Th phone adaptor is compatible with more modern phones including various Sony, LG, Galaxy and Apple products and many more. As you’d expect, it features a multi-coated lens and BAK-4 prism lens to make those colours really pop out from the screen, whether you use it as just a live telescope or to take photos or record video.
Adjustable eyecups and one-hand focusing with the centre-focus knob, make this extremely user-friendly. Its portability, along with its solid, shock, fog and water-resistant design make this worth the risk considering its low-ticket price. Its completed by a nicely textured rubber armoury that gives you greater peace of mind when holding it that it won’t slip or fall from your hands.
Zenoplige 12×50 Smartphone-Compatible Monocular Telescope
Another monocular, another similar product. But, wait, although this does have the same object lens diameter of 50mm and the same level of magnification of 10x as others in our guide, as well as BAK-4 prism, there is something that sets this model apart from others.
It features four unique functionalities. So, as well as being a monocular, it also provides you with lighting, laser and compass functions. This makes it great for night illumination when necessary, aiming at targets during the darker conditions at the end and start of the day and for judging the distances of objects and targets.
It’s pretty much business as usual in other areas of this smartphone-compatible telescope. As well as being built to protect against most weather conditions, dust, fogging and shock, the eyepiece and lens also have their own individual covers or additional protection.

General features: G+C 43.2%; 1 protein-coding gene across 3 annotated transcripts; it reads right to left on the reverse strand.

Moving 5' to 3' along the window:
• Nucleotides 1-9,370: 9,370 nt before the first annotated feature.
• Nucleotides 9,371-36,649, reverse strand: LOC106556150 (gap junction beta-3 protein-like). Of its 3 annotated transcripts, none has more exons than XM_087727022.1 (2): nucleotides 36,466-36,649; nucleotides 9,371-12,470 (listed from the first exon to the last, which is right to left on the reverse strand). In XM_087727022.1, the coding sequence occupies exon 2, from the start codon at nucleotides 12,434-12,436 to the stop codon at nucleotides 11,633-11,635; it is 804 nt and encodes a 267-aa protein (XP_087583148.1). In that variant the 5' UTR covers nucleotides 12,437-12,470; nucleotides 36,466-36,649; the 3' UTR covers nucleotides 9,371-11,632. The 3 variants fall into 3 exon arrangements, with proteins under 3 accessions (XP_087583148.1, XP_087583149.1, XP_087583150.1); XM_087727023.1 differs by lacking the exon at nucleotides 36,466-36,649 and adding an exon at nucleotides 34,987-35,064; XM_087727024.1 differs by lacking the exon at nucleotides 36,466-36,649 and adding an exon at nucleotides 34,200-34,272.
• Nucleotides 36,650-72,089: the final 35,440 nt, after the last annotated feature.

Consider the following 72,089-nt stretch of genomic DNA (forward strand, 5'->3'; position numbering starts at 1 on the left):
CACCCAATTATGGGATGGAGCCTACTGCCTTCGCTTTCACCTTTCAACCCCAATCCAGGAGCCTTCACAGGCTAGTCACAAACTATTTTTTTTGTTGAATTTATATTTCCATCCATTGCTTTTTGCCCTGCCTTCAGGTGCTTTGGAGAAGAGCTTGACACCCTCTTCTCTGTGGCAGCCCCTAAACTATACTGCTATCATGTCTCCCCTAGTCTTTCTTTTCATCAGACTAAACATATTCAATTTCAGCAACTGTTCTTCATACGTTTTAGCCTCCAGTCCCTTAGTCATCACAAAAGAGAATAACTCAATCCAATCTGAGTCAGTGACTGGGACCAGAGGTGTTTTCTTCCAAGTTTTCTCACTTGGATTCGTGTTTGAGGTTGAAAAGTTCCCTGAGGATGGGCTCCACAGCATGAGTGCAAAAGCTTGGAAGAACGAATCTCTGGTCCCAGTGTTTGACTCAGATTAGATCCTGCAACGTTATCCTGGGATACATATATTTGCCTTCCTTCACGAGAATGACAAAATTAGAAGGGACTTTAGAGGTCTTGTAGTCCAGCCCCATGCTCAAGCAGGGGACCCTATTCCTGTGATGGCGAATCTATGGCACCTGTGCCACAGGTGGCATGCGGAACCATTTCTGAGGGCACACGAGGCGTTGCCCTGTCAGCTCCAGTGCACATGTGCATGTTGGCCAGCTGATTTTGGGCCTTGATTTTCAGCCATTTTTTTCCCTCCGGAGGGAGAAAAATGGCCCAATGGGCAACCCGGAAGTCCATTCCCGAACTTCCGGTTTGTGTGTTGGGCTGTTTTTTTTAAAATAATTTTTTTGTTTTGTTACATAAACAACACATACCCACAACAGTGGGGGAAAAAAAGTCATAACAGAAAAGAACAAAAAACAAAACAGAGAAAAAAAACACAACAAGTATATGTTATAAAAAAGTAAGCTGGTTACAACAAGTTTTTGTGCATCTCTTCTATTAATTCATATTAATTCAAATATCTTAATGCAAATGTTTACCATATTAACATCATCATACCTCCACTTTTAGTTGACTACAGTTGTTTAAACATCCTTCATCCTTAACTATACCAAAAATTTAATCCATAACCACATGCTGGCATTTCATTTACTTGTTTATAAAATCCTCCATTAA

Evershop Monocular Telescope
Although this is also available in the lower priced 10x magnification option, we’ve chosen the 12x magnification model as it will sit better alongside the other models in our guide. You know the drill by now, it’s got a 50mm lens, BAK-4 prism and a the lens itself benefits from multi-coatings that all work to provide not just a clearer and crisper image, whether it’s a live one you are after or recordings and photographs, but also with true to life colours that will dazzle you.
It is important to point out that the 12x magnification is a fixed level and not adjustable. With the use of the smartphone adaptor, you still have a very versatile piece of kit in this Evershop Monocular Telescope. Will work well with most models of phone, including Huawei, Samsung and Apple and is built top protect against all kinds of outside elements such as the weather, dust and shock. Another great option, for another great price.
Gosky 12×55 HD Monocular Telescope with Quick Smartphone Holder